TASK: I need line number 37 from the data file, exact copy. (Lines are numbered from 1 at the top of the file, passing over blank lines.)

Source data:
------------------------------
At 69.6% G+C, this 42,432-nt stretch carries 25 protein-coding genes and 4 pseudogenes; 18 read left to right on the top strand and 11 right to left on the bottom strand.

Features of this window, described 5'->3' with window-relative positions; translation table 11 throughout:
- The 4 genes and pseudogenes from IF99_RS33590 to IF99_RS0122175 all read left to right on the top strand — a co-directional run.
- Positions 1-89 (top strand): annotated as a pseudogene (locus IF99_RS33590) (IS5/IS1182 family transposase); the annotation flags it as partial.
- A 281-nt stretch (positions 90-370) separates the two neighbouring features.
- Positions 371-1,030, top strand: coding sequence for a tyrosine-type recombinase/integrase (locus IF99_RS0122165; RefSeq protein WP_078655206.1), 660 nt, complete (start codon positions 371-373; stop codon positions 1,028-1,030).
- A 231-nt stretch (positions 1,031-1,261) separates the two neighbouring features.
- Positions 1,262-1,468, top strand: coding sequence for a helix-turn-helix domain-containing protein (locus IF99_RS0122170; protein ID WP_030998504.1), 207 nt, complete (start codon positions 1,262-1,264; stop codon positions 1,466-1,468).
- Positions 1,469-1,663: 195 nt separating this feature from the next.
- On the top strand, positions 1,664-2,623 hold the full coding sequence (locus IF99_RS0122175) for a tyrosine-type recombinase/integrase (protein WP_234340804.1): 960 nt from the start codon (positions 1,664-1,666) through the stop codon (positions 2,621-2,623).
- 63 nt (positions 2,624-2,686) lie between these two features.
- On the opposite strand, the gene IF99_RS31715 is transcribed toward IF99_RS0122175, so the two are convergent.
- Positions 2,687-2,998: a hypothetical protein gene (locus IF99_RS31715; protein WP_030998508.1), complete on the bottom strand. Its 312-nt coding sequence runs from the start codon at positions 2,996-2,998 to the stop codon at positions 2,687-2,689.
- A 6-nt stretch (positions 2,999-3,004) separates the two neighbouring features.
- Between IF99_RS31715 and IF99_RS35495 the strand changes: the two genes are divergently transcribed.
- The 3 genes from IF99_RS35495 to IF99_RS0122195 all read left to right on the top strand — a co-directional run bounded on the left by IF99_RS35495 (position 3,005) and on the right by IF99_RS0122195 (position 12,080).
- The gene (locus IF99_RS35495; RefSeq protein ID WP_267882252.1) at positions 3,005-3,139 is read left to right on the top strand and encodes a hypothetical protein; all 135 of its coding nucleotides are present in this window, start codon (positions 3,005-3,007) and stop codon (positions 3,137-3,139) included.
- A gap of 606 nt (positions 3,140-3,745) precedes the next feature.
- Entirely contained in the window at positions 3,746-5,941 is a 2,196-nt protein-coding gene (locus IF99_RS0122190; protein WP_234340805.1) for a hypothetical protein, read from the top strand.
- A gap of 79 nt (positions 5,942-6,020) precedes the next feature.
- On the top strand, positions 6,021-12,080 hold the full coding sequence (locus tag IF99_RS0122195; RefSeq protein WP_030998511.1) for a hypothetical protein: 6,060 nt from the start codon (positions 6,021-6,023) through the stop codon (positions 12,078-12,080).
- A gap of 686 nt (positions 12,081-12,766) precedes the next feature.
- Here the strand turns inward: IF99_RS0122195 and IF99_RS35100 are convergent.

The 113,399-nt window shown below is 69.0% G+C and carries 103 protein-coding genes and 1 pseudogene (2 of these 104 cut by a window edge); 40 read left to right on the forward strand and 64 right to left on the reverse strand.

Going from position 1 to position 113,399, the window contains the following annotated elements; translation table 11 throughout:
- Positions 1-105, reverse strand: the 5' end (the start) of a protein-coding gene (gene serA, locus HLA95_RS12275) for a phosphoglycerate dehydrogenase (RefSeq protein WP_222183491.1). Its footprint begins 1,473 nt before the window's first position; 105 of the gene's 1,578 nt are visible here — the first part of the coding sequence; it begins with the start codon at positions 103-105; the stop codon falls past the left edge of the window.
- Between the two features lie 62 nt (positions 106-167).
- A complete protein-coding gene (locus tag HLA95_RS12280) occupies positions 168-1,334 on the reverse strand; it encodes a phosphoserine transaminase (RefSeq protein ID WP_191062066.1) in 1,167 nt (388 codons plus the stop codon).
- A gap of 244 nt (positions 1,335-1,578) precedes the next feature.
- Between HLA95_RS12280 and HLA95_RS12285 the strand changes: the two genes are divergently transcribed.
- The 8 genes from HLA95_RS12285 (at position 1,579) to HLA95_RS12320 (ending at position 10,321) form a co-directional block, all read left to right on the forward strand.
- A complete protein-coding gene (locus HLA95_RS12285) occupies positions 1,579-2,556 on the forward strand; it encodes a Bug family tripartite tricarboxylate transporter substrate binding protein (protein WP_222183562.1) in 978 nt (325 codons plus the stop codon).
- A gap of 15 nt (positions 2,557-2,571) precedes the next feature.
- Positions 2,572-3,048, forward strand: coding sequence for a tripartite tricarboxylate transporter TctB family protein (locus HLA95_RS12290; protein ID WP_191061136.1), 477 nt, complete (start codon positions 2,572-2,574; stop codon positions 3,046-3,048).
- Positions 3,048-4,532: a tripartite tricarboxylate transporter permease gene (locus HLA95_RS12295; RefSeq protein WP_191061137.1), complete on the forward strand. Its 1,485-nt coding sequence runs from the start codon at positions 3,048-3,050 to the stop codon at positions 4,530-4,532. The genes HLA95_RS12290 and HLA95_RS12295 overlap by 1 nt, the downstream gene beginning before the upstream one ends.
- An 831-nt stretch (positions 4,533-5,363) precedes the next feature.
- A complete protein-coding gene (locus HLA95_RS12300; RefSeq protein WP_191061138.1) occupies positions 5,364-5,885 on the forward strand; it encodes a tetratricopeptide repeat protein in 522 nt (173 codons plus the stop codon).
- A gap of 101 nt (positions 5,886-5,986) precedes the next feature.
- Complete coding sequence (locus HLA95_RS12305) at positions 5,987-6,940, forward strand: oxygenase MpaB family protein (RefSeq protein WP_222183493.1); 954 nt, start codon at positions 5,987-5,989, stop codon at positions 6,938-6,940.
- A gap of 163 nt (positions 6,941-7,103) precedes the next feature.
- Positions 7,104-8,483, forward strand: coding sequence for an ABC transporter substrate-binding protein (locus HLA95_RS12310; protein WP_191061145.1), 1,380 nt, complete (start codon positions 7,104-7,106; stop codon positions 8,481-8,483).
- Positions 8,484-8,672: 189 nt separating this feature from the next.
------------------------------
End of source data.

- A complete protein-coding gene (locus HLA95_RS12300; RefSeq protein WP_191061138.1) occupies positions 5,364-5,885 on the forward strand; it encodes a tetratricopeptide repeat protein in 522 nt (173 codons plus the stop codon).